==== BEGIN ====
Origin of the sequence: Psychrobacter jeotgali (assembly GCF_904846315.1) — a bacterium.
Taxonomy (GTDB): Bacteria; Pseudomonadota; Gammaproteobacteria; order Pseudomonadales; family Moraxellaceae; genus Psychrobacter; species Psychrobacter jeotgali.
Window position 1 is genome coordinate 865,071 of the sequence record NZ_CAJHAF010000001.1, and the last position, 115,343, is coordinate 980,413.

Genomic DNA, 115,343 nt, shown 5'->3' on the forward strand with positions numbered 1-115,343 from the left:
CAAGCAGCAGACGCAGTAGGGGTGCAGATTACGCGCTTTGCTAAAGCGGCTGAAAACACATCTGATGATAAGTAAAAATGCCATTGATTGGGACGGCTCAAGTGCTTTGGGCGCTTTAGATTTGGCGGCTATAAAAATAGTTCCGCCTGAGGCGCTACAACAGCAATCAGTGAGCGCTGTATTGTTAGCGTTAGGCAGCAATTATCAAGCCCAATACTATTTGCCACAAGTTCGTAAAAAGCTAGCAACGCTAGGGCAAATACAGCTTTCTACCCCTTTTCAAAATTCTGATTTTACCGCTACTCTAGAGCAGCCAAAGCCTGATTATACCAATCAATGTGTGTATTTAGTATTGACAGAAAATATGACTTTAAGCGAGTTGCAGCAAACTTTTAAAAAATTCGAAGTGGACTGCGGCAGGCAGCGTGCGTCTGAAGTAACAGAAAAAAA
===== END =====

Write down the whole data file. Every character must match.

Origin of the sequence: Psychrobacter jeotgali (assembly GCF_904846315.1) — a bacterium.
Taxonomy (GTDB): Bacteria; Pseudomonadota; Gammaproteobacteria; order Pseudomonadales; family Moraxellaceae; genus Psychrobacter; species Psychrobacter jeotgali.
Window position 1 is genome coordinate 865,071 of the sequence record NZ_CAJHAF010000001.1, and the last position, 115,343, is coordinate 980,413.

Genomic DNA, 115,343 nt, shown 5'->3' on the forward strand with positions numbered 1-115,343 from the left:
CAAGCAGCAGACGCAGTAGGGGTGCAGATTACGCGCTTTGCTAAAGCGGCTGAAAACACATCTGATGATAAGTAAAAATGCCATTGATTGGGACGGCTCAAGTGCTTTGGGCGCTTTAGATTTGGCGGCTATAAAAATAGTTCCGCCTGAGGCGCTACAACAGCAATCAGTGAGCGCTGTATTGTTAGCGTTAGGCAGCAATTATCAAGCCCAATACTATTTGCCACAAGTTCGTAAAAAGCTAGCAACGCTAGGGCAAATACAGCTTTCTACCCCTTTTCAAAATTCTGATTTTACCGCTACTCTAGAGCAGCCAAAGCCTGATTATACCAATCAATGTGTGTATTTAGTATTGACAGAAAATATGACTTTAAGCGAGTTGCAGCAAACTTTTAAAAAATTCGAAGTGGACTGCGGCAGGCAGCGTGCGTCTGAAGTAACAGAAAAAAA